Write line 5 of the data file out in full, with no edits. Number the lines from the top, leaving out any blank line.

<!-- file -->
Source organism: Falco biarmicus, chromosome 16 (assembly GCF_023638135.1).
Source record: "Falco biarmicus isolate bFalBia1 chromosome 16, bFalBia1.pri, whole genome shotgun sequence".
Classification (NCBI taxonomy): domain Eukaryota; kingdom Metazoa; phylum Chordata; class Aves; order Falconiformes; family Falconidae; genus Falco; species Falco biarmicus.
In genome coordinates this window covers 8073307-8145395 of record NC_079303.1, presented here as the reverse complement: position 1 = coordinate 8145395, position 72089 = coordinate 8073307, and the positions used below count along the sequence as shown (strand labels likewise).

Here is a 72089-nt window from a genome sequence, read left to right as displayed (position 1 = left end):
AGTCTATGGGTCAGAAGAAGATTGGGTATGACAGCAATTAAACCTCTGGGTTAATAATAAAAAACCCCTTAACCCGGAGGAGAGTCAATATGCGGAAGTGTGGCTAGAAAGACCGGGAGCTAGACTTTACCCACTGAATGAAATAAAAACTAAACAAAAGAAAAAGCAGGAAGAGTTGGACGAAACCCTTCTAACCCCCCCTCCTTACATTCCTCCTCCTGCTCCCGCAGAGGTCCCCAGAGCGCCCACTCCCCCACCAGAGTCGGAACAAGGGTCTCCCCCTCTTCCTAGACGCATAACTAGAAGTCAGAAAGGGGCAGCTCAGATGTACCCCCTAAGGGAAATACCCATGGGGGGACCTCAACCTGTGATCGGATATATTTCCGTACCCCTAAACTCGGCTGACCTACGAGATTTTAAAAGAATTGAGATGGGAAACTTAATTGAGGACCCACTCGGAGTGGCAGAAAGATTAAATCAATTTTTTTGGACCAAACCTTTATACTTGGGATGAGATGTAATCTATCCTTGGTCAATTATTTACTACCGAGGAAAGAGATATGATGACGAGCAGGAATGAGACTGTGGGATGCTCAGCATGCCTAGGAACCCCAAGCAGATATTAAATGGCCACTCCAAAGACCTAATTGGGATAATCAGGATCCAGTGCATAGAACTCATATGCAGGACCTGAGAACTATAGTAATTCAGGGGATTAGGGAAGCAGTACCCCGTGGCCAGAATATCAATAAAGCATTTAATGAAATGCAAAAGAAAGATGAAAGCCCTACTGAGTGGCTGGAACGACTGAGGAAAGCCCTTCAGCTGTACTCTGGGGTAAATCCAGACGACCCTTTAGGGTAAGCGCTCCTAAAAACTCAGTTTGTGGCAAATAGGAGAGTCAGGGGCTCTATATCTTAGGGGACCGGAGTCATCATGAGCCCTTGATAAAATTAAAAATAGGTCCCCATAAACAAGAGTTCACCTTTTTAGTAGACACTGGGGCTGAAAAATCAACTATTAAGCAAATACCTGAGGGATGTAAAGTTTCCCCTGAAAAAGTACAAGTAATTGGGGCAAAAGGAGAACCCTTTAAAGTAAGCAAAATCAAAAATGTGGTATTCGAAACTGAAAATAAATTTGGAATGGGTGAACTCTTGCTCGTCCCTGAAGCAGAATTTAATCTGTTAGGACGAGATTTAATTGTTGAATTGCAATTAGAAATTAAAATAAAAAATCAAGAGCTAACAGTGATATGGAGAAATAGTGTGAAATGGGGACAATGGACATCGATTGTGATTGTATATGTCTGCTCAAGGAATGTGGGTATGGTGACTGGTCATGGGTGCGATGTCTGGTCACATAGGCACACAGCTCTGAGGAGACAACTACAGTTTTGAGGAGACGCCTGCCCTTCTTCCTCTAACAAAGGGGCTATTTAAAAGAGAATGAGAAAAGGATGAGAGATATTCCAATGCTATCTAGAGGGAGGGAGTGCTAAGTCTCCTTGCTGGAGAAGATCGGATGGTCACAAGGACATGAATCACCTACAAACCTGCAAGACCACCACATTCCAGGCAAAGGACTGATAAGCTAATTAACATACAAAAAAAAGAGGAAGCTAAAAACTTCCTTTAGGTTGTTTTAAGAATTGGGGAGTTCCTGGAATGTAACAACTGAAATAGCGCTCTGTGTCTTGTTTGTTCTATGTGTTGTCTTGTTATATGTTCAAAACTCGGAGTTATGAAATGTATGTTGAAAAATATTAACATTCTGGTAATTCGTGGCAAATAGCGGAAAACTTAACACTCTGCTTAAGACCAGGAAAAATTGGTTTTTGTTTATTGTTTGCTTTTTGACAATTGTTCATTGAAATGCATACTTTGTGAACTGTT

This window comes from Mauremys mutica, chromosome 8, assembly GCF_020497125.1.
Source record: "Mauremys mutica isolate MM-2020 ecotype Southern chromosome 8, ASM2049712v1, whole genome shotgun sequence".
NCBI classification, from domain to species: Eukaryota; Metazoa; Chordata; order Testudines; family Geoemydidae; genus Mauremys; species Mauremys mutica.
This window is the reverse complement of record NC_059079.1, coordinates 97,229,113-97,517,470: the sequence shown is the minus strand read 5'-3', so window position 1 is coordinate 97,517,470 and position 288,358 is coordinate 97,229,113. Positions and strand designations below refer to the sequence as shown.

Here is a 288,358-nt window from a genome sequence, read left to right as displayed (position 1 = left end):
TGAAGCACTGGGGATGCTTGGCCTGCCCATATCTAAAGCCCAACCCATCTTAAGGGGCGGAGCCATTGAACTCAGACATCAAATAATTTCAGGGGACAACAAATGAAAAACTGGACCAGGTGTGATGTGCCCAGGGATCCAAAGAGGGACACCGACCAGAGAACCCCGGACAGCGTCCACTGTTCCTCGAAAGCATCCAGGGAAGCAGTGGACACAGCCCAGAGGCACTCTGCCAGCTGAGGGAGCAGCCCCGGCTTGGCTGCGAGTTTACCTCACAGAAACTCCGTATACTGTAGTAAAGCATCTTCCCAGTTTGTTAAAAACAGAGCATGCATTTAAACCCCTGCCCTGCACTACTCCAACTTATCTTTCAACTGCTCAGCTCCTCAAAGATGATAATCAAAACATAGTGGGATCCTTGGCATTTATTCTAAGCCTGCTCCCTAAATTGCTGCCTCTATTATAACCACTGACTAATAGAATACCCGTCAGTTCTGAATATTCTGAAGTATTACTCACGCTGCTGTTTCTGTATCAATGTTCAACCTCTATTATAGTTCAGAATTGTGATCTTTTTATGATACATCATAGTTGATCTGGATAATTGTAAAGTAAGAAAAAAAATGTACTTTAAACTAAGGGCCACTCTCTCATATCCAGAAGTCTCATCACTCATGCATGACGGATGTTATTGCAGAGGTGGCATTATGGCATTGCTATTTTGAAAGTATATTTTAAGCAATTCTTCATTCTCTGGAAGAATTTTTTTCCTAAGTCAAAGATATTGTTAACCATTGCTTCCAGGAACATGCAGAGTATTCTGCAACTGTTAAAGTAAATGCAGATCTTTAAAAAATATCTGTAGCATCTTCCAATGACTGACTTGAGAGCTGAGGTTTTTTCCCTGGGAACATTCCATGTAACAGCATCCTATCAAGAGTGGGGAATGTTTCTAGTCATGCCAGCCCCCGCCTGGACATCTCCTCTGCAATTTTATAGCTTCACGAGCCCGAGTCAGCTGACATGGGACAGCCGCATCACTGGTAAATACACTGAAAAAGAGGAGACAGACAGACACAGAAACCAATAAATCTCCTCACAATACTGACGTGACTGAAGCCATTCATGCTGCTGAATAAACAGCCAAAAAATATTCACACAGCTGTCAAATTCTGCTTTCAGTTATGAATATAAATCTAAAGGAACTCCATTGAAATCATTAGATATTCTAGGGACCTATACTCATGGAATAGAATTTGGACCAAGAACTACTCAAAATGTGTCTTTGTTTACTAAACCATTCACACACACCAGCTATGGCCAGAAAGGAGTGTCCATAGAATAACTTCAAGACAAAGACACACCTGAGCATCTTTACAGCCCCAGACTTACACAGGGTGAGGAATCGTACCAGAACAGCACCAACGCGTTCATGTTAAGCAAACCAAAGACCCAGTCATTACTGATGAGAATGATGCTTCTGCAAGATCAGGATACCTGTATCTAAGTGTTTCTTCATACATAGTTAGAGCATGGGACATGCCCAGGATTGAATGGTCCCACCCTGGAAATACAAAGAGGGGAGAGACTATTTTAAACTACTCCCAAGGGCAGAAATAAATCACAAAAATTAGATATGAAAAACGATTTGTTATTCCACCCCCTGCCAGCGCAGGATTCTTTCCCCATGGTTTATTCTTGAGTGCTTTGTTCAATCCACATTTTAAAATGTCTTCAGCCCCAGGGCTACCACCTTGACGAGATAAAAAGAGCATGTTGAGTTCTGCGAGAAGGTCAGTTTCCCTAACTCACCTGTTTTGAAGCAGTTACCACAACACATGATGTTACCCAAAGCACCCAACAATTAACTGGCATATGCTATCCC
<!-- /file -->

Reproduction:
Here is a 72089-nt window from a genome sequence, read left to right as displayed (position 1 = left end):